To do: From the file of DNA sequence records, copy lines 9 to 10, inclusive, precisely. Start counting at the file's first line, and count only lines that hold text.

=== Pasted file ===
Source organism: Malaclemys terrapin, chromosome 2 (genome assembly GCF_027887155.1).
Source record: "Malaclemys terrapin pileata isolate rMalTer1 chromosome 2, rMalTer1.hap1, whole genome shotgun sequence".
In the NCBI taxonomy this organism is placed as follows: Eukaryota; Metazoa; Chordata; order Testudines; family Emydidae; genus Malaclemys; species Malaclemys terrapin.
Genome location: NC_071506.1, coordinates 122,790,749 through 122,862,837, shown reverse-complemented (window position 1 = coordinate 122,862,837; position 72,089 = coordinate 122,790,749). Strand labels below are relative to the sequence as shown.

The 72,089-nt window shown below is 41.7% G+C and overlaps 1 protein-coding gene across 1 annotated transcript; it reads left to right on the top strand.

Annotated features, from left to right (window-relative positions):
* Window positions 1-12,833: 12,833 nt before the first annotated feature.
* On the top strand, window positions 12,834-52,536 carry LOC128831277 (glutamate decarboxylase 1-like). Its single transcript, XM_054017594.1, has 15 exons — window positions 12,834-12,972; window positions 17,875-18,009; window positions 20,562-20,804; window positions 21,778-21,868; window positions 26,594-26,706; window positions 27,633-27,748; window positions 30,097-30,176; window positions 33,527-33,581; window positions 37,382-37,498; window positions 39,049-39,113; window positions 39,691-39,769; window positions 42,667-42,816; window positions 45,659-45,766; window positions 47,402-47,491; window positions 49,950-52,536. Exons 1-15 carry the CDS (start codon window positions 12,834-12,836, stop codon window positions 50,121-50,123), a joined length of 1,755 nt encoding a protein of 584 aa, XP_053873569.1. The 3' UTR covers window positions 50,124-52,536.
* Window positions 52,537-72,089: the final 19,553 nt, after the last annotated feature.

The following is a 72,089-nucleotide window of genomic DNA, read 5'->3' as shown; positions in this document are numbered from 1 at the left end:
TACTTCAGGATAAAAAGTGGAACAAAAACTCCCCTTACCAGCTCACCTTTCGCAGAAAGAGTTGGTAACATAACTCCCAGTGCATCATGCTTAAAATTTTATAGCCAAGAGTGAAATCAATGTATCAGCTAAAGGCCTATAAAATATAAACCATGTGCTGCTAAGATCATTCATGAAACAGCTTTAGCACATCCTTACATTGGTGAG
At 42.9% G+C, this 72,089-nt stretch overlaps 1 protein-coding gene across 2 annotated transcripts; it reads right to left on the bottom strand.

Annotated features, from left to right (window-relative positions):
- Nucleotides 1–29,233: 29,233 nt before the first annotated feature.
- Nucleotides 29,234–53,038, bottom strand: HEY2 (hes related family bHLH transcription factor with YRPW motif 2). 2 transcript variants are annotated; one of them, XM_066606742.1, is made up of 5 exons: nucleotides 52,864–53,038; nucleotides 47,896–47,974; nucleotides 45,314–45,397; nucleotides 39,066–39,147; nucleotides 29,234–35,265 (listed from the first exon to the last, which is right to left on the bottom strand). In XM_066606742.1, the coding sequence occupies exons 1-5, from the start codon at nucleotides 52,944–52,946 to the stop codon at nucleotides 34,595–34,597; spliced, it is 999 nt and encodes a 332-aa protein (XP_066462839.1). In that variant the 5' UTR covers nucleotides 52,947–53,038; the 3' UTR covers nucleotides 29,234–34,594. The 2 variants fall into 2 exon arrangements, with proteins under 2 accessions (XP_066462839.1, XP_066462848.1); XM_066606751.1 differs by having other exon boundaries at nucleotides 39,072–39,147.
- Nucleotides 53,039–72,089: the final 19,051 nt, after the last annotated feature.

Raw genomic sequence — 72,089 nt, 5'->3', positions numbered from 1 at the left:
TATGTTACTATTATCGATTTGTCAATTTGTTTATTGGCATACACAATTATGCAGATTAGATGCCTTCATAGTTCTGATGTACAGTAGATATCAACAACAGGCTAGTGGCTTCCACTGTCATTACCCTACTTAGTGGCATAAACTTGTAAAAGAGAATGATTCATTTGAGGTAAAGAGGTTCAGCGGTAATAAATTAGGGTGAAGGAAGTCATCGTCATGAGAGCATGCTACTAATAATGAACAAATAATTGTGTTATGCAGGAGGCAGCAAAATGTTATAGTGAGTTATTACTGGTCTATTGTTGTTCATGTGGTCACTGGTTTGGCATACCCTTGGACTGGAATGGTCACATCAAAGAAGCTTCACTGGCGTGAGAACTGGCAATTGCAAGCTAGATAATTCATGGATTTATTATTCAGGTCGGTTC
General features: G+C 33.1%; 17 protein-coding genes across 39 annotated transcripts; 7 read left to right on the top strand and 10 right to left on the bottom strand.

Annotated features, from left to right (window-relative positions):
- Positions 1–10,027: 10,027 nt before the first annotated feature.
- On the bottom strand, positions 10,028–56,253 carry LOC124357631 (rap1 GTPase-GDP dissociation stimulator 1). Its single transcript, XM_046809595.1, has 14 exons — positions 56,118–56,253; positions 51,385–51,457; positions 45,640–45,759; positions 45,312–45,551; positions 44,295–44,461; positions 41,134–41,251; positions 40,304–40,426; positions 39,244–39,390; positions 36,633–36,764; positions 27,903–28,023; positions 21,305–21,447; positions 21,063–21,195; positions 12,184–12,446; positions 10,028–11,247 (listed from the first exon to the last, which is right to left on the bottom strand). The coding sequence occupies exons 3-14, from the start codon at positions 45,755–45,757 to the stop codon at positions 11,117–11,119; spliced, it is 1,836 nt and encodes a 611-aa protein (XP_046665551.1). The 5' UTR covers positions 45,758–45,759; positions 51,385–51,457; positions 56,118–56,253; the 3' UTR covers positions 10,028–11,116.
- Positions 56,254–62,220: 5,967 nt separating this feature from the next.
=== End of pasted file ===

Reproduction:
* Window positions 52,537-72,089: the final 19,553 nt, after the last annotated feature.

The following is a 72,089-nucleotide window of genomic DNA, read 5'->3' as shown; positions in this document are numbered from 1 at the left end: